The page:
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The Perils of Ignoring Mother Nature

Experts say utilities' inconsistent approach to weather risk is costing them dearly.
Fortnightly Magazine - May 15 2002

may not have significant liquidity is a highly structured transaction that is over $20-30 million, that kind of transaction takes a little more care." Having a bigger mix of players, she says, is certainly going to help liquidity. "It's going to attract an even different kind of service provider to the marketplace."

Sweetnam agrees that liquidity remains a barrier to growth. "Our real challenge is to get liquidity up, to have the market be more liquid and more transparent, so that companies that aren't currently using weather instruments become comfortable doing that," he says. Sweetnam sees the lack of a single benchmark for weather products as the chief obstacle to liquidity and transparency. In other words, he explains, weather is very localized, so you don't have a standard like a Henry Hub gas price. That localization means that weather exposure varies significantly.

Whereas energy companies may be primarily concerned about temperature over a broad area, agricultural companies may be primarily concerned about precipitation-and even that concern may vary, either over a wide or fairly specific area. Construction may be concerned about precipitation in a very specific area. As a result, "everything gets very customized," Sweetnam says. "It's all very do-able, so it's not a fundamental problem, but it's definitely a problem to increasing liquidity and transparency. The deals that get crafted, many are one-offs."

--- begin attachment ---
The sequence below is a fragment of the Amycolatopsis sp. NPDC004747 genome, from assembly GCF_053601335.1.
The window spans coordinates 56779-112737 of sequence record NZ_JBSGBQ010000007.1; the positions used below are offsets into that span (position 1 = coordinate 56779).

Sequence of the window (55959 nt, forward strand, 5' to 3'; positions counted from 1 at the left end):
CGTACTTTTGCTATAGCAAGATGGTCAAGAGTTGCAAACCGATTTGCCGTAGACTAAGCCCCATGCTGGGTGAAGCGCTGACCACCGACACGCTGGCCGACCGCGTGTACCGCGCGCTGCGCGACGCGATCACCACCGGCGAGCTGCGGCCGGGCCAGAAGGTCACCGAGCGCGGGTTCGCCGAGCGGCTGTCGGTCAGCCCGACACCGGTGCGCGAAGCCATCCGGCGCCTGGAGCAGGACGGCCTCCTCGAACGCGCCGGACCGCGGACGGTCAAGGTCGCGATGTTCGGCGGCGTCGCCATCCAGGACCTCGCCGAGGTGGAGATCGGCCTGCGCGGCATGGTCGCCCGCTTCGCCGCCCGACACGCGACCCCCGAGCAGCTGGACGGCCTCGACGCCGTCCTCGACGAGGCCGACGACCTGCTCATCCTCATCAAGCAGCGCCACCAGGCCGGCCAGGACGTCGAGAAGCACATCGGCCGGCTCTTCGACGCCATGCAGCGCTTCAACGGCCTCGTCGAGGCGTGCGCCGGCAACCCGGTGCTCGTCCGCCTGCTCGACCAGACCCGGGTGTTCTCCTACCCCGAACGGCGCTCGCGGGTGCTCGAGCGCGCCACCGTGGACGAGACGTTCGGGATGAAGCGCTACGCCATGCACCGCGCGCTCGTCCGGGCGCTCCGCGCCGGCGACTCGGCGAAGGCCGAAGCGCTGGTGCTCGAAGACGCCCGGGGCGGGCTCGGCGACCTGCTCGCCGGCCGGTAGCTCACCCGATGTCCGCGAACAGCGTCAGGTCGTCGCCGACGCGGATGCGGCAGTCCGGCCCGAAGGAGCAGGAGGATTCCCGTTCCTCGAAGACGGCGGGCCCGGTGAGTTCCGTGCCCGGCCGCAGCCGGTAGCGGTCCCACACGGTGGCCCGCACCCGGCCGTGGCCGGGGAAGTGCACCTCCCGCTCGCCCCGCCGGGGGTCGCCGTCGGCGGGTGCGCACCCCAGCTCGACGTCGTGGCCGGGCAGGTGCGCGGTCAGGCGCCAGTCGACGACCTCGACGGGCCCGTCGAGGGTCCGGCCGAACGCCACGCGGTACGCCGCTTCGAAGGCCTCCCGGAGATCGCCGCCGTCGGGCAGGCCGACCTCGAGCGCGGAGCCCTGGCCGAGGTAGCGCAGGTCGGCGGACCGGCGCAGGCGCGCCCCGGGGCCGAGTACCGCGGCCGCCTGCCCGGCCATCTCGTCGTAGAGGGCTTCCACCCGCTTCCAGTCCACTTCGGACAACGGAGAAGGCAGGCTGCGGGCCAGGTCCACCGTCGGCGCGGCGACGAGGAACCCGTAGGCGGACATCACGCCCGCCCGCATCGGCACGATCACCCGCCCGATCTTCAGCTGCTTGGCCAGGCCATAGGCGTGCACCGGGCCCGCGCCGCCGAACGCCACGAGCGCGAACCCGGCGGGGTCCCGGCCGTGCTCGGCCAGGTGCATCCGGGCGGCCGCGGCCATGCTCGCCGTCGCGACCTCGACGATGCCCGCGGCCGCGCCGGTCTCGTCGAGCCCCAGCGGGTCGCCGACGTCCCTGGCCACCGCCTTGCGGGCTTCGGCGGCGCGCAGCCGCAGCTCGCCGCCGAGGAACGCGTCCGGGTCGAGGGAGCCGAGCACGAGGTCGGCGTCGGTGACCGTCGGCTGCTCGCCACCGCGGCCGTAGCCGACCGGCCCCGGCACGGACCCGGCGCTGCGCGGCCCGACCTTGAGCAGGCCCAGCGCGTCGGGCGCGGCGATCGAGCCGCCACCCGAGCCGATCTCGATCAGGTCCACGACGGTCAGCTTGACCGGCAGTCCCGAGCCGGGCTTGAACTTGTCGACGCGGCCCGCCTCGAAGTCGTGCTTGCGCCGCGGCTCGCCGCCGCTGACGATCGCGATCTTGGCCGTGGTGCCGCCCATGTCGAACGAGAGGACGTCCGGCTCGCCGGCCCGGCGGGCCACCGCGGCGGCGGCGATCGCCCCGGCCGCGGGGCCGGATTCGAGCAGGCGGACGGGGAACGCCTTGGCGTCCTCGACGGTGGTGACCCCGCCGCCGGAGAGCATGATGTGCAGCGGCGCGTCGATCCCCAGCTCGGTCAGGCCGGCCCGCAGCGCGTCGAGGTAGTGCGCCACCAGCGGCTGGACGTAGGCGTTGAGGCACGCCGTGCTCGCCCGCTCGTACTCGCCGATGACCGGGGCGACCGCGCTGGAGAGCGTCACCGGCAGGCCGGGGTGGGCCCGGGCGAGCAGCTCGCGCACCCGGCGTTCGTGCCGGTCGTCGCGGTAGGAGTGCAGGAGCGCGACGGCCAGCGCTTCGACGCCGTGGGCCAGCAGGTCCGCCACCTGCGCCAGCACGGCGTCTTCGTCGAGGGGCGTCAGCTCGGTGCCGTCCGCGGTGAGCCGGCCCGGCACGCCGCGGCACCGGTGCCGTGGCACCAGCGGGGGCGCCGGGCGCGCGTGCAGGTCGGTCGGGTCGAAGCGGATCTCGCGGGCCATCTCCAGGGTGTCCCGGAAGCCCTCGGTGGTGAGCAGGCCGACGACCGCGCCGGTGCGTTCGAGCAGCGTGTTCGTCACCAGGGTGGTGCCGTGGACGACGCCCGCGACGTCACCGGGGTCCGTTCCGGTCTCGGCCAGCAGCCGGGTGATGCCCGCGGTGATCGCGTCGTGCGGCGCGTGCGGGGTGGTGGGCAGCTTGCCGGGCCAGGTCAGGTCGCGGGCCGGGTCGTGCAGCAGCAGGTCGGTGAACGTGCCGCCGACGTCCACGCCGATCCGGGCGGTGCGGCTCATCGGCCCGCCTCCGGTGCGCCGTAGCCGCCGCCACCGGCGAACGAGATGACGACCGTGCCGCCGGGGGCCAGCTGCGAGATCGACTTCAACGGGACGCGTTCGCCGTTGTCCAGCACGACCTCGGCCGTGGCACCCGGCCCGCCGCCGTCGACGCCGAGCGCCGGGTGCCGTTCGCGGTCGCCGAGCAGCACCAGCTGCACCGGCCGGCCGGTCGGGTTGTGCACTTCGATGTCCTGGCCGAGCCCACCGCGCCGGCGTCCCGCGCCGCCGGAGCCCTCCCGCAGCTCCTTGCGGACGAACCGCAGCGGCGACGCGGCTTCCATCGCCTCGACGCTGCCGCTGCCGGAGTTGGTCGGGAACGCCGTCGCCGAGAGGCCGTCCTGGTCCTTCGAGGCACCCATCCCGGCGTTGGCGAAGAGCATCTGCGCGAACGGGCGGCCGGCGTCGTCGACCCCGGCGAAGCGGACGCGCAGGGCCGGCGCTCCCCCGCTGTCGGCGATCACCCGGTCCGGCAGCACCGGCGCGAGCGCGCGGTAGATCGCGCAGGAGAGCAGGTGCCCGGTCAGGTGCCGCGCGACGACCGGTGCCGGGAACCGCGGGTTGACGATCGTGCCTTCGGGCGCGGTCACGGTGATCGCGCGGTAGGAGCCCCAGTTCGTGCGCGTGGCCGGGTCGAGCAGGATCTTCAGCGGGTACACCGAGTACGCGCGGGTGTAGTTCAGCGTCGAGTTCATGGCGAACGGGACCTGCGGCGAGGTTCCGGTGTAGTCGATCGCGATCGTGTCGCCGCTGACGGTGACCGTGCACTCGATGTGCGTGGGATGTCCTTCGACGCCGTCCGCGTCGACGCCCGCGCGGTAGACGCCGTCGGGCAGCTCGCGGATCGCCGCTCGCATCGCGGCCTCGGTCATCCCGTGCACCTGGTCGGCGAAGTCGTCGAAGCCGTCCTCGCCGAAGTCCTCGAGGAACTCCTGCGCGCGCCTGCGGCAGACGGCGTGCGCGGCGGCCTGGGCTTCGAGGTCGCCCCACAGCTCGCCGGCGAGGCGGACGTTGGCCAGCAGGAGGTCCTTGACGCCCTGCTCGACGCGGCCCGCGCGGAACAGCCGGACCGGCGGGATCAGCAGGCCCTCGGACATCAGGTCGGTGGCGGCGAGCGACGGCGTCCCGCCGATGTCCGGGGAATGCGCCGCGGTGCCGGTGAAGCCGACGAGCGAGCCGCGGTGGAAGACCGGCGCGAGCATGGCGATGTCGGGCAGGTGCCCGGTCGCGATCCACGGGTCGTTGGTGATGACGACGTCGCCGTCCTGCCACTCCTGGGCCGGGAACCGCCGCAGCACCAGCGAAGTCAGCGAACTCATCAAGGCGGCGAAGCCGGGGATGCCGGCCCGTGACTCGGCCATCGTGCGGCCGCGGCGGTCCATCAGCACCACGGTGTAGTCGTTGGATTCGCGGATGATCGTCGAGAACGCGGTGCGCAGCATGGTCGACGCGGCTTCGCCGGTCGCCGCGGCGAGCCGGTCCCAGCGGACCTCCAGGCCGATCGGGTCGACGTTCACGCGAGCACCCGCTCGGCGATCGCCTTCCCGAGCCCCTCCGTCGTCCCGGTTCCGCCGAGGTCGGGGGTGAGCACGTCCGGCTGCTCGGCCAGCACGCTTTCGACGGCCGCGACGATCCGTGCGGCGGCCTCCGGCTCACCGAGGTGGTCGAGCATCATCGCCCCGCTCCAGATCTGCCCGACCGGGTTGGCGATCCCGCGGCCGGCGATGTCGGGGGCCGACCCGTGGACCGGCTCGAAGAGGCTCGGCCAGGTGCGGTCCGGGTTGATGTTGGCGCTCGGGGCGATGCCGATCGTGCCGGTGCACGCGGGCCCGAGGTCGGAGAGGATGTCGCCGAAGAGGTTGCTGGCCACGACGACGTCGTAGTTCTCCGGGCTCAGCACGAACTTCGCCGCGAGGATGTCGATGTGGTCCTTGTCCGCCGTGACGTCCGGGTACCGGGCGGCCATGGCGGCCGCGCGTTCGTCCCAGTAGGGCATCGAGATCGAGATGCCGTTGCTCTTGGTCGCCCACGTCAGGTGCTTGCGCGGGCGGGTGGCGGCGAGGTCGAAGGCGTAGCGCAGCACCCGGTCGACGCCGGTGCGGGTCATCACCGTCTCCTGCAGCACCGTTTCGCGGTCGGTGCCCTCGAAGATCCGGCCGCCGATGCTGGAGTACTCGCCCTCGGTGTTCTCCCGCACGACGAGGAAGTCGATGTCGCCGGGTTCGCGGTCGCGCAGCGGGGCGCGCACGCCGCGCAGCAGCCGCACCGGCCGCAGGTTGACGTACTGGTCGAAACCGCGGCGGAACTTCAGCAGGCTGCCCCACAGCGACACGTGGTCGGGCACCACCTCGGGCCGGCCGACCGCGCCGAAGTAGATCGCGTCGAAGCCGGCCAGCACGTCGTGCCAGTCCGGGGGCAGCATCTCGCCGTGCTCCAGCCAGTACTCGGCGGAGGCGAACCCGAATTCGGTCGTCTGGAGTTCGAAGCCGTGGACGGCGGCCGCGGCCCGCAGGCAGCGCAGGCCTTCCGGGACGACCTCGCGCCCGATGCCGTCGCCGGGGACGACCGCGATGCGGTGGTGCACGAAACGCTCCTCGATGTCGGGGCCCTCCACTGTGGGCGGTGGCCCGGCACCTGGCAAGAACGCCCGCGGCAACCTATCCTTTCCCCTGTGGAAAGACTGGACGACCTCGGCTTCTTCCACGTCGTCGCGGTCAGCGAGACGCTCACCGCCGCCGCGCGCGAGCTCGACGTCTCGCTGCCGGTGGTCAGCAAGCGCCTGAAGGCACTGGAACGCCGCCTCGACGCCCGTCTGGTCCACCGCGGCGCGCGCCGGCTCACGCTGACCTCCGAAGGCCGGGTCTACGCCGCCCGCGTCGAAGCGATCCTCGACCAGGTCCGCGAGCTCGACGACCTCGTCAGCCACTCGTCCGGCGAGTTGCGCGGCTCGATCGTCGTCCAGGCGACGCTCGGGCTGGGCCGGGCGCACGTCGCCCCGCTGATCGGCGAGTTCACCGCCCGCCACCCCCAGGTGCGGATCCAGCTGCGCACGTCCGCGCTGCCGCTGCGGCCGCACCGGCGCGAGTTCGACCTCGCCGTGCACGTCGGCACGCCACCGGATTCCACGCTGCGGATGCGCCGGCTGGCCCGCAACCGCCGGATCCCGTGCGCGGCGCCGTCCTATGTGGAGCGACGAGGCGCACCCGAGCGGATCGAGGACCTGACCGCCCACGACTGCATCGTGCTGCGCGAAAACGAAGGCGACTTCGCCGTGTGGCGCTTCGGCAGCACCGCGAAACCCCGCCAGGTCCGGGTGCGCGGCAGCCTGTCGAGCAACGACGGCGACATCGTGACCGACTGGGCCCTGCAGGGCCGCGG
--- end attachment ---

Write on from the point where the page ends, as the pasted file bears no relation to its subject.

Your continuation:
To improve that situation, Sweetnam says Reliant's approach is to design products that will be used by gas and power traders, to optimize their trading activities. He says Reliant, along with several other market players, began to make markets in six U.S. cities for weekly average temperature swaps, on the Intercontinental Exchange (ICE). They are weeklong swaps, Monday through Friday, average temperature, traded for the current week and the next week. Sweetnam says that these derivatives are traded and designed to match up with exactly how power traders trade power.

"For example, if you had access to the ICE, which power traders do, you could get on and look at what power is trading forward in PJM, then click over to the weather page, then look what weather is trading for in Philadelphia. Then you can buy your power, and sell your weather, and hedge your bets. It's very slick," Sweetnam says. He fully expects that such trading activities will give the industry the liquidity it is looking for.

Others, like Clemmons, are more optimistic about the current level of liquidity in the market. "U.S. liquidity is fairly strong on smaller transactions that are within a season. I think we have very strong liquidity within that arena." She acknowledges that liquidity is a hurdle that the industry faces, but is not terribly worried about it. "I've been in the market longer than almost anyone else, so I remember when there really was no liquidity. Maybe it's just a relative sense of how many trades we're able to see, how many deals we see, now versus two to three years ago, and the numbers are just so much larger," she points out. "At least to my mind, I think